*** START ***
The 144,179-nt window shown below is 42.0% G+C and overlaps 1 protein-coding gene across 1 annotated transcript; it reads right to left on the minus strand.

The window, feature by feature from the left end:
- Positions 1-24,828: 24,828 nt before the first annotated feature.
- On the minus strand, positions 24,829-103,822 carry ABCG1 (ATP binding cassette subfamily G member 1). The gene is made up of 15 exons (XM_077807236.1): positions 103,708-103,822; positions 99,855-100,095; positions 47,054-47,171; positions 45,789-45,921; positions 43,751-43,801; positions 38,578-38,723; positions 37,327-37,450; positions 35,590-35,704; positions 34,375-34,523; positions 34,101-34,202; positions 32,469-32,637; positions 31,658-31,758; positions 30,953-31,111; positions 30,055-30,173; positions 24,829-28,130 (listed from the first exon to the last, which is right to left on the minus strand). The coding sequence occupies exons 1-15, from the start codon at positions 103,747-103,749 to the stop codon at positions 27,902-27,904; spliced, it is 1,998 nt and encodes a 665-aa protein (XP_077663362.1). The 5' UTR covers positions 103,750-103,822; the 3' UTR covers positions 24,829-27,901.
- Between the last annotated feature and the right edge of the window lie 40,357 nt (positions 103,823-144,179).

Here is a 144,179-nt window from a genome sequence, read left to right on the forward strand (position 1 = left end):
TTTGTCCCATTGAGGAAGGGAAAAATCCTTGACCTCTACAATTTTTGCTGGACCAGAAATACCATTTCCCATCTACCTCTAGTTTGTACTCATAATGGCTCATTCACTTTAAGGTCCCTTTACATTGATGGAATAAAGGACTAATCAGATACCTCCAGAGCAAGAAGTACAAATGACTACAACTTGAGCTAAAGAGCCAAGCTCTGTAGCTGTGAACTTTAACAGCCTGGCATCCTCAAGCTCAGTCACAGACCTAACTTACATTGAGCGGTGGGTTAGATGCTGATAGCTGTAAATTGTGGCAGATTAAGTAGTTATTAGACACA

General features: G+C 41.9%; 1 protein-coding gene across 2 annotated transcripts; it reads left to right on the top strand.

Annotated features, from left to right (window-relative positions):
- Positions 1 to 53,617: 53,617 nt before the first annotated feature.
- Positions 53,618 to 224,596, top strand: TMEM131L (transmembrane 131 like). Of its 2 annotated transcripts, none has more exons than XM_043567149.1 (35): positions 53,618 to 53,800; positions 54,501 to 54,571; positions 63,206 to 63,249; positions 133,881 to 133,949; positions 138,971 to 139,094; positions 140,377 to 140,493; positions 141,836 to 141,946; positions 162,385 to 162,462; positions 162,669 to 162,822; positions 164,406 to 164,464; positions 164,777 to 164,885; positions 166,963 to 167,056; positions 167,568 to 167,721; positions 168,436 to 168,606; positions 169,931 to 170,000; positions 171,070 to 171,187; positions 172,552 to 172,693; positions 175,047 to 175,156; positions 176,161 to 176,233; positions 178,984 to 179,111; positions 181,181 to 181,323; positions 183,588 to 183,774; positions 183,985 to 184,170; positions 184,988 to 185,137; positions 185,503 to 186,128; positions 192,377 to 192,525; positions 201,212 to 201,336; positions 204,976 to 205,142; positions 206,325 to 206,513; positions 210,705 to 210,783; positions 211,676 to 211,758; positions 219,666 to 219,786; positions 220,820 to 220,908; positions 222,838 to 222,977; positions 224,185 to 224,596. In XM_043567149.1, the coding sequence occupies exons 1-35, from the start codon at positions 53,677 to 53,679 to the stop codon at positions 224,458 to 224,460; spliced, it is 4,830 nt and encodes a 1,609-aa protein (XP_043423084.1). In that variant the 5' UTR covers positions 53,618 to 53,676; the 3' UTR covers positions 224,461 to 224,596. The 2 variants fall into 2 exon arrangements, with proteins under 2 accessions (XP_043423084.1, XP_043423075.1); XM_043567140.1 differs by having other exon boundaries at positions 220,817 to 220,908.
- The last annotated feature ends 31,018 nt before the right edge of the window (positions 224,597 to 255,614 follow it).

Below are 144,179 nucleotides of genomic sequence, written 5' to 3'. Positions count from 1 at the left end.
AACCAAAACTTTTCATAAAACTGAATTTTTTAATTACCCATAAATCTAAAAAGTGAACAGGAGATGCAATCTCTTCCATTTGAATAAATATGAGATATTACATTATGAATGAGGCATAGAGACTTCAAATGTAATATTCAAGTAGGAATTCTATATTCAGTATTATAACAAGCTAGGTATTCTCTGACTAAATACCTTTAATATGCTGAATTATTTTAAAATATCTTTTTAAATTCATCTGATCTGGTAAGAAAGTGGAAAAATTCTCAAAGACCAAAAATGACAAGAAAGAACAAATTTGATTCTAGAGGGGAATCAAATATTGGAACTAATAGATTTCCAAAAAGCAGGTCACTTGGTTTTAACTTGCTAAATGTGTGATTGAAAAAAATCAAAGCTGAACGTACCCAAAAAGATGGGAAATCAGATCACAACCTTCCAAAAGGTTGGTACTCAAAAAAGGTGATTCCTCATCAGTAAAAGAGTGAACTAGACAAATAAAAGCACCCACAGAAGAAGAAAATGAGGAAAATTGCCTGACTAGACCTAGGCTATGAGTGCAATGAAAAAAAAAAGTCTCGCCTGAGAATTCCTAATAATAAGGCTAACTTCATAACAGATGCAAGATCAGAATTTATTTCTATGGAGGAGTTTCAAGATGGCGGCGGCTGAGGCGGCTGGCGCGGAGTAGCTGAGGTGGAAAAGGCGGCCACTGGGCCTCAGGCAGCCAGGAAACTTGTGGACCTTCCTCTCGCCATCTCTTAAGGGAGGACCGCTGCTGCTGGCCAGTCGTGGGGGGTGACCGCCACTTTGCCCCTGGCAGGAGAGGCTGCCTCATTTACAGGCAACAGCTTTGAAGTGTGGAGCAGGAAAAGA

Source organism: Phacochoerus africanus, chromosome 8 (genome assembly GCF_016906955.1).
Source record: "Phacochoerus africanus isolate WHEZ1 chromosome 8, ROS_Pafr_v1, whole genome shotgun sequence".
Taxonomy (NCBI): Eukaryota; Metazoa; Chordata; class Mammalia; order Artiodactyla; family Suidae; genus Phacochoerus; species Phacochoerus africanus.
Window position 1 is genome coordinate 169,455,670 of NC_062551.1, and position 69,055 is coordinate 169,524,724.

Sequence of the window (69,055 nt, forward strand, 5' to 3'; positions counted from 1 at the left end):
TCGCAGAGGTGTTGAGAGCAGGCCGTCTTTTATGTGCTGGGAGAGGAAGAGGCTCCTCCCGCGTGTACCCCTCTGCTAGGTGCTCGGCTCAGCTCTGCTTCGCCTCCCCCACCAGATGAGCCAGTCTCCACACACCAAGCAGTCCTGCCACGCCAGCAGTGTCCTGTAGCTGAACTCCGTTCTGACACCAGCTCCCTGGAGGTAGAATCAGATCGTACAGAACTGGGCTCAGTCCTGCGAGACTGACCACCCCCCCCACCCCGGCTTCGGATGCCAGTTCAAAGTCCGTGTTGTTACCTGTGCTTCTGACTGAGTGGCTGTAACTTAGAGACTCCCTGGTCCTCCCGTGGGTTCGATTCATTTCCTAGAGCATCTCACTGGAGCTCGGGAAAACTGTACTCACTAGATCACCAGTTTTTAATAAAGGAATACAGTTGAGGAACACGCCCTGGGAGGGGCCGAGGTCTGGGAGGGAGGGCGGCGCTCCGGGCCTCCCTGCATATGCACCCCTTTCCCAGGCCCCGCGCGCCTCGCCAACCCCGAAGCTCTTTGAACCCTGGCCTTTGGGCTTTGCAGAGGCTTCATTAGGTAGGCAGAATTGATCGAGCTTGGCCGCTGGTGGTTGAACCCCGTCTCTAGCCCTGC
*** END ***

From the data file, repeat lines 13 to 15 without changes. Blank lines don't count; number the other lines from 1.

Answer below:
Below are 144,179 nucleotides of genomic sequence, written 5' to 3'. Positions count from 1 at the left end.
AACCAAAACTTTTCATAAAACTGAATTTTTTAATTACCCATAAATCTAAAAAGTGAACAGGAGATGCAATCTCTTCCATTTGAATAAATATGAGATATTACATTATGAATGAGGCATAGAGACTTCAAATGTAATATTCAAGTAGGAATTCTATATTCAGTATTATAACAAGCTAGGTATTCTCTGACTAAATACCTTTAATATGCTGAATTATTTTAAAATATCTTTTTAAATTCATCTGATCTGGTAAGAAAGTGGAAAAATTCTCAAAGACCAAAAATGACAAGAAAGAACAAATTTGATTCTAGAGGGGAATCAAATATTGGAACTAATAGATTTCCAAAAAGCAGGTCACTTGGTTTTAACTTGCTAAATGTGTGATTGAAAAAAATCAAAGCTGAACGTACCCAAAAAGATGGGAAATCAGATCACAACCTTCCAAAAGGTTGGTACTCAAAAAAGGTGATTCCTCATCAGTAAAAGAGTGAACTAGACAAATAAAAGCACCCACAGAAGAAGAAAATGAGGAAAATTGCCTGACTAGACCTAGGCTATGAGTGCAATGAAAAAAAAAAGTCTCGCCTGAGAATTCCTAATAATAAGGCTAACTTCATAACAGATGCAAGATCAGAATTTATTTCTATGGAGGAGTTTCAAGATGGCGGCGGCTGAGGCGGCTGGCGCGGAGTAGCTGAGGTGGAAAAGGCGGCCACTGGGCCTCAGGCAGCCAGGAAACTTGTGGACCTTCCTCTCGCCATCTCTTAAGGGAGGACCGCTGCTGCTGGCCAGTCGTGGGGGGTGACCGCCACTTTGCCCCTGGCAGGAGAGGCTGCCTCATTTACAGGCAACAGCTTTGAAGTGTGGAGCAGGAAAAGA

Source organism: Phacochoerus africanus, chromosome 8 (genome assembly GCF_016906955.1).